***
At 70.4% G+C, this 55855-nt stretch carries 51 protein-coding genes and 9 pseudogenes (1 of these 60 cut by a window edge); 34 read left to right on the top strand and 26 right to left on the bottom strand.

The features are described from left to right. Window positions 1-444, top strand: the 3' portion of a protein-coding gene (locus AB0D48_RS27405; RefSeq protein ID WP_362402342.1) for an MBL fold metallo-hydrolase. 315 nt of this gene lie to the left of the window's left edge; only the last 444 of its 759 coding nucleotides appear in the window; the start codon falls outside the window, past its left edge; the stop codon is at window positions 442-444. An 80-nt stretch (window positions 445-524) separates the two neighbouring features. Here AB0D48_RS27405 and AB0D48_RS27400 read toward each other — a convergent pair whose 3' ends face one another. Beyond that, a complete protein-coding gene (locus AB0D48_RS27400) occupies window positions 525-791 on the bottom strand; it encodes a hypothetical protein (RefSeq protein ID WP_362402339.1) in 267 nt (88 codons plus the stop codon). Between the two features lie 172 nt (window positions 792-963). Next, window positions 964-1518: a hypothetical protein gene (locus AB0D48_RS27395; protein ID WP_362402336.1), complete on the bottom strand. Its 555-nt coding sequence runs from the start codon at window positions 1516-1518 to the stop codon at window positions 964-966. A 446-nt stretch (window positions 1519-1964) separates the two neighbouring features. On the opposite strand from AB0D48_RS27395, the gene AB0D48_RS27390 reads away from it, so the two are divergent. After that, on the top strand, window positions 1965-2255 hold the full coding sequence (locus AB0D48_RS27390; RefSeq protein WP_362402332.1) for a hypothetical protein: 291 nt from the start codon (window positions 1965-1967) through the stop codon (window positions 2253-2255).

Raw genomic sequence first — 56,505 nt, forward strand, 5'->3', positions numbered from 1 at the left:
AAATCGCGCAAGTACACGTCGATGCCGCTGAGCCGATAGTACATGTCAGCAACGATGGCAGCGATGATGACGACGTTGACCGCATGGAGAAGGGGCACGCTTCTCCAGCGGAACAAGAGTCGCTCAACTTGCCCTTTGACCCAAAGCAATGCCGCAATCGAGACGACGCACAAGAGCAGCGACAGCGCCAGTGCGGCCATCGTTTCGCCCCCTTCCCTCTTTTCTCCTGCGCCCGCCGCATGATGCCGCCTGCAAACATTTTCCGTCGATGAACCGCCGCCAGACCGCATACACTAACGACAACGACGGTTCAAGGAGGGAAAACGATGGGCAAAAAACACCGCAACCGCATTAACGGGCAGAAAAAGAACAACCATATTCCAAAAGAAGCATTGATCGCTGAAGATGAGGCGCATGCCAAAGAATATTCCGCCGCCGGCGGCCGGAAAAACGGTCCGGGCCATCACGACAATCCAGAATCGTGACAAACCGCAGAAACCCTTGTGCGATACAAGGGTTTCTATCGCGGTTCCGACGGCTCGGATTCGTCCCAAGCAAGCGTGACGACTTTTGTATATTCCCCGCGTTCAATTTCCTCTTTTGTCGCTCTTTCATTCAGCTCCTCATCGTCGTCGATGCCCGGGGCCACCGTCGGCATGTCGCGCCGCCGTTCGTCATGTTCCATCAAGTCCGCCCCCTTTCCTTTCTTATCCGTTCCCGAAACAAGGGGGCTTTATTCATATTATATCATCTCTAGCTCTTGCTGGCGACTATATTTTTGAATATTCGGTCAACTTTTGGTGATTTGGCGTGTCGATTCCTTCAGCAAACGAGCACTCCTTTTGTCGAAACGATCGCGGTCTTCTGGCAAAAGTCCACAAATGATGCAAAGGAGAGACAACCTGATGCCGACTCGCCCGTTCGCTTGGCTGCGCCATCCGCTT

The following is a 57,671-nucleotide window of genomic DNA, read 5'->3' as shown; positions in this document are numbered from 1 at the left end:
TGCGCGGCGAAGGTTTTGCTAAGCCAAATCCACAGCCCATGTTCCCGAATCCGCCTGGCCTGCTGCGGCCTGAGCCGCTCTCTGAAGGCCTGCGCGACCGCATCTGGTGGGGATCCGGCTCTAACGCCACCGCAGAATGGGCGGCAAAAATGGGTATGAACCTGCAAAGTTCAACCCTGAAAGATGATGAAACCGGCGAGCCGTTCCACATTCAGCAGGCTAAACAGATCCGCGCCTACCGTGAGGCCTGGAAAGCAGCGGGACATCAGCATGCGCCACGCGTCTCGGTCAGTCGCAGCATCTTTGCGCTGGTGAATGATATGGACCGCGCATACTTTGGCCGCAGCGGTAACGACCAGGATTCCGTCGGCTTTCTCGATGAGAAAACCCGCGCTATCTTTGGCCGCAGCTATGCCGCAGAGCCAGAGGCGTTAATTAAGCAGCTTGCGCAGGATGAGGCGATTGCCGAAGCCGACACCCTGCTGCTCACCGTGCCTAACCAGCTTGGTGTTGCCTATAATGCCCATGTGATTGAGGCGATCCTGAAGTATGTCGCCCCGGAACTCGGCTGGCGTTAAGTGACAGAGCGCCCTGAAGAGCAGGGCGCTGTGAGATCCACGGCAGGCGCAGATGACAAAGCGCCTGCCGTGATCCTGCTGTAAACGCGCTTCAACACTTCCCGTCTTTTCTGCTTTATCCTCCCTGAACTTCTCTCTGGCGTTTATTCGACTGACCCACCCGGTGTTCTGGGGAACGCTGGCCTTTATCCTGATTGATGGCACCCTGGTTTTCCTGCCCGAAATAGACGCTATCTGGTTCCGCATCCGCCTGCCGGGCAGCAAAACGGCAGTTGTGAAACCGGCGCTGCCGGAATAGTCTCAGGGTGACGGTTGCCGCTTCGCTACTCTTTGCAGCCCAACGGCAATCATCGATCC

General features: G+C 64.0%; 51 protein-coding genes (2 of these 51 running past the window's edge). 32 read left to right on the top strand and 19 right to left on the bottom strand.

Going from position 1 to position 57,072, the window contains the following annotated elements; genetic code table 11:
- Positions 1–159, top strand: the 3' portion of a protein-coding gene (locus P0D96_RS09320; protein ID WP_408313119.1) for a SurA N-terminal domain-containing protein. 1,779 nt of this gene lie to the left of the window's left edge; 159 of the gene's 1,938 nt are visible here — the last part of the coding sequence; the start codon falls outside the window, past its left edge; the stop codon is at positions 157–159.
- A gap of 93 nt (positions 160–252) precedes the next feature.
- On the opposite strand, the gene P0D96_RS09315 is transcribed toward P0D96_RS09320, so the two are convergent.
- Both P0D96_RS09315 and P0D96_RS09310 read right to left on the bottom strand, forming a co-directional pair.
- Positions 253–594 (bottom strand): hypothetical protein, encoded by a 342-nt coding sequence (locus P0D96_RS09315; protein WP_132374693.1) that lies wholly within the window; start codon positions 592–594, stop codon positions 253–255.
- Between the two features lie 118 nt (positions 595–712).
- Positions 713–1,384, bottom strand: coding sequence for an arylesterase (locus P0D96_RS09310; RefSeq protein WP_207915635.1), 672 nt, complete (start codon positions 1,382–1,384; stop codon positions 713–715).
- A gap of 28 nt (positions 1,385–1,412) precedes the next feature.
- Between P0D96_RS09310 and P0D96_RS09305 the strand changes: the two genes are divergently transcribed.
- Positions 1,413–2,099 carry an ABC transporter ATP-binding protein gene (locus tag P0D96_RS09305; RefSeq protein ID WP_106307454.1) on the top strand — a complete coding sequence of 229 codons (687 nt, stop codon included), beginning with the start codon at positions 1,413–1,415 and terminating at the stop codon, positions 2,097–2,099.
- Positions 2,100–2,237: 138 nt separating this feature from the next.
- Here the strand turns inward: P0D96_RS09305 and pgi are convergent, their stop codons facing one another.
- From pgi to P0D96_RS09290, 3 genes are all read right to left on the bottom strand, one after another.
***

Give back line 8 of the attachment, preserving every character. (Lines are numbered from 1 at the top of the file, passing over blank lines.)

Going from position 1 to position 57,072, the window contains the following annotated elements; genetic code table 11: